Written in the midst of the Global Financial Crisis, the goal of this dissertation is to investigate causes of financial crises in general in order to provide empirical evidence of the driving forces of various crises types. Specifically, this thesis analyses the most common types of financial crises in detail: currency, banking and sovereign debt crises. There are two major parts in this thesis: The first part contains the empirical study on the effect of tight monetary policy on the exchange rate in the aftermath of a currency crisis. The second part contains two empirical chapters on the interrelations between currency, banking, and sovereign debt crises. The first study of the second part focuses on the analysis of the twin – banking and currency – crises and whether these crises types contribute to the likelihood of each other. The second study of this part is the analysis of the likelihood of sovereign debt crises and triple – currency, banking and sovereign debt – crises, and an assessment on which crises types provide information of the likelihood of others. In general, this dissertation has important conclusions and policy implications not only for the academia, but also for the policy makers in understanding the causes, relations and the effects of the policy actions on financial crises.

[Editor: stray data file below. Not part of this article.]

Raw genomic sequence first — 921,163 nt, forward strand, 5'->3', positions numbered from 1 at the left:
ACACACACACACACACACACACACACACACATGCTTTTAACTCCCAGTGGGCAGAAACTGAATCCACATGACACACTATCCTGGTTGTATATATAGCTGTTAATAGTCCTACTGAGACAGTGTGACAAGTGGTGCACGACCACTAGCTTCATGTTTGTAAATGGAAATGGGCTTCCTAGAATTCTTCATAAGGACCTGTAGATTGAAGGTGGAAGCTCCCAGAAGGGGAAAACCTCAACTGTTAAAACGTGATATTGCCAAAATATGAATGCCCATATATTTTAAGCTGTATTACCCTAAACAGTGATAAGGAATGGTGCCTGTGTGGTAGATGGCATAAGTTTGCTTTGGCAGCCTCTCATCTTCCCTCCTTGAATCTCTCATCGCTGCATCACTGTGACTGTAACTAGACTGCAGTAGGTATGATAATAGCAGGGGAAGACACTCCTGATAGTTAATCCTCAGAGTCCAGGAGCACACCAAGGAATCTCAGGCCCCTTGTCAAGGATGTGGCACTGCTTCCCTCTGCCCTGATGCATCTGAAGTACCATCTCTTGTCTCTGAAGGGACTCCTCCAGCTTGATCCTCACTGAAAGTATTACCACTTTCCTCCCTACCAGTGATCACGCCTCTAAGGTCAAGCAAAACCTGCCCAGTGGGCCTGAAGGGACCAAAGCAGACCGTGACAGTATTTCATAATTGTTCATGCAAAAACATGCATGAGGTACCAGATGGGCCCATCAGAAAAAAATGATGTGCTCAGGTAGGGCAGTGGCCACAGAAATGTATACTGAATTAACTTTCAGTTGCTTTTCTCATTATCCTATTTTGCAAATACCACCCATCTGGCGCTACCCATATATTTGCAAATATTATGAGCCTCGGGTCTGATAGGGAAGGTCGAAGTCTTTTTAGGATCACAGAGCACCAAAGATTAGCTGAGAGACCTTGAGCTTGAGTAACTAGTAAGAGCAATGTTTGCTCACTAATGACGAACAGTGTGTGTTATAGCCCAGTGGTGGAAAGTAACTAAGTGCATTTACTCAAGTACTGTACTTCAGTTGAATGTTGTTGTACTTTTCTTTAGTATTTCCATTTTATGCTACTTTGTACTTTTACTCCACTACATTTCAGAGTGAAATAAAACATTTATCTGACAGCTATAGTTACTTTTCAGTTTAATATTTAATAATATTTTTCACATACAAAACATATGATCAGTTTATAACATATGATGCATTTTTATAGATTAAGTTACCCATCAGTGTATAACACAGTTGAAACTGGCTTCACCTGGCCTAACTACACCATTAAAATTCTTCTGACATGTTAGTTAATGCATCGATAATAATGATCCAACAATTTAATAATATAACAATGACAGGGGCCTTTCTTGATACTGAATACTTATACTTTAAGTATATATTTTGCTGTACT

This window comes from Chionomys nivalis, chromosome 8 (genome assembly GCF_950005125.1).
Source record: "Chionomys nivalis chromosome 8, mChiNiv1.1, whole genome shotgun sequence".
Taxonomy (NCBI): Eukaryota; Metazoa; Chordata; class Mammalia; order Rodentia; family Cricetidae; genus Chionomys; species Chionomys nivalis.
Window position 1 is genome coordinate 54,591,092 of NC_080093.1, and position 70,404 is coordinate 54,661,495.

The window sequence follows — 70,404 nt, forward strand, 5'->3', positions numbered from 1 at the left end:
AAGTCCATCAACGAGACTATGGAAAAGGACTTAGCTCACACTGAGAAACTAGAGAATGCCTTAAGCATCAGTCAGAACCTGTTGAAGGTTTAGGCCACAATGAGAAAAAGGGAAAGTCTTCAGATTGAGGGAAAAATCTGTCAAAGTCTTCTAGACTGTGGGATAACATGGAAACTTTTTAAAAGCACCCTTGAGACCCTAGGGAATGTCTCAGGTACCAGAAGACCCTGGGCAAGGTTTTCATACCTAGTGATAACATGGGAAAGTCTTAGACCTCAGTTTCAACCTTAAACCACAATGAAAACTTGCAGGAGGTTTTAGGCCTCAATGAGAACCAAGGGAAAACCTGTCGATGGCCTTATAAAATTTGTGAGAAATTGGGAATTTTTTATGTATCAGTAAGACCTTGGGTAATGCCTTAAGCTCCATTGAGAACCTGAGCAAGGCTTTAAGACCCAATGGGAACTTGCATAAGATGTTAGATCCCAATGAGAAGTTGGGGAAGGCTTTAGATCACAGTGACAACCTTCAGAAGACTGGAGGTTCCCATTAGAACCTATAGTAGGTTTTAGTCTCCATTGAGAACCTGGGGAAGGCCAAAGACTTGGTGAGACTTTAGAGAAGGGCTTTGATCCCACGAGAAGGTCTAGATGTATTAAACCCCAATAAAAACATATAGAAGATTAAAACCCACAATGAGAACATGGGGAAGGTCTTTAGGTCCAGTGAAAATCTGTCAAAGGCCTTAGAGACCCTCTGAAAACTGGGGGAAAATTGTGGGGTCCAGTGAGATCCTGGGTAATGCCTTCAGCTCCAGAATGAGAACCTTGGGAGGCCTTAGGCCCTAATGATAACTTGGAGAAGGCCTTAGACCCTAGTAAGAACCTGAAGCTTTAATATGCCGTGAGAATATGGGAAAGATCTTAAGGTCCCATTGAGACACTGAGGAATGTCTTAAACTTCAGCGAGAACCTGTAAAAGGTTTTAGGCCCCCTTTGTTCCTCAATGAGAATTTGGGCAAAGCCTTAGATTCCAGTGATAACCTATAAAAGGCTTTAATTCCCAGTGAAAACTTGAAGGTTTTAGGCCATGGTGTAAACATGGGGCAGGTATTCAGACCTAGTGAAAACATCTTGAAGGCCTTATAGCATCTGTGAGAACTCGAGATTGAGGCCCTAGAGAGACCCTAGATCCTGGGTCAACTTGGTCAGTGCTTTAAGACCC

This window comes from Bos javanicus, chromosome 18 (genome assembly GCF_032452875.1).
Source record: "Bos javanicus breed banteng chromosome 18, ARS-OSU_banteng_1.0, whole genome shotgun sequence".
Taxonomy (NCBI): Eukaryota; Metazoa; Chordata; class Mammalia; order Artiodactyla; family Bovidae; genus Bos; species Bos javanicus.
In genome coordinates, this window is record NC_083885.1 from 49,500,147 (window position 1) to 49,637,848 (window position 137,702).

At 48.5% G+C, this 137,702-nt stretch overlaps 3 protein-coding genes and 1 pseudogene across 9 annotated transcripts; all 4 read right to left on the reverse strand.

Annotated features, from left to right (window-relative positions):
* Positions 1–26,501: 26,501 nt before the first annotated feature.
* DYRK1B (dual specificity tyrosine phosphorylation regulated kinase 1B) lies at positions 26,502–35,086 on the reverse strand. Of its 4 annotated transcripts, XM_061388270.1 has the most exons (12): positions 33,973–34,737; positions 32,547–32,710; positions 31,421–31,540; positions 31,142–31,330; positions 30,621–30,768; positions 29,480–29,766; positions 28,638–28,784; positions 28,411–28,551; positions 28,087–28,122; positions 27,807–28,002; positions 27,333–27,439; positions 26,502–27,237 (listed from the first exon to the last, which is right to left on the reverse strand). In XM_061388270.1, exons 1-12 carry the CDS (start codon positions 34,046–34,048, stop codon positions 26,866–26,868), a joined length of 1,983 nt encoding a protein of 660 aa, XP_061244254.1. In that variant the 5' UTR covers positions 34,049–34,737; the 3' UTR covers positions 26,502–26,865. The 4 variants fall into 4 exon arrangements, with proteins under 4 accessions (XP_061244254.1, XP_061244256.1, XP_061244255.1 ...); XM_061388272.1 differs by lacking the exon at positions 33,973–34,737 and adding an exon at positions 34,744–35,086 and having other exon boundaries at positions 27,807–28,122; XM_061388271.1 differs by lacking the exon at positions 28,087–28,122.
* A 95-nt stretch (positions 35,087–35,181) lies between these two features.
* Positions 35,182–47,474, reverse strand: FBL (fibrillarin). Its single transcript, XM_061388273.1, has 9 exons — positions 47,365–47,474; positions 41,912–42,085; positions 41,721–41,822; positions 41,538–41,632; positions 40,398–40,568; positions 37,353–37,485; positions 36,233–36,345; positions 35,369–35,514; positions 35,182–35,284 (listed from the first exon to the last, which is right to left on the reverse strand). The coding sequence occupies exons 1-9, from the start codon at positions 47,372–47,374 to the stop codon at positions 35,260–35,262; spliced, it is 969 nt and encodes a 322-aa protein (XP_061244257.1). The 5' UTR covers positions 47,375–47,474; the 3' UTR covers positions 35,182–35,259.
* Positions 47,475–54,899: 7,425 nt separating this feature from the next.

|Qualification||Doctor of Philosophy|
|Award date||7 Nov 2014|
|Place of Publication||Tilburg|
|Publication status||Published - 7 Nov 2014|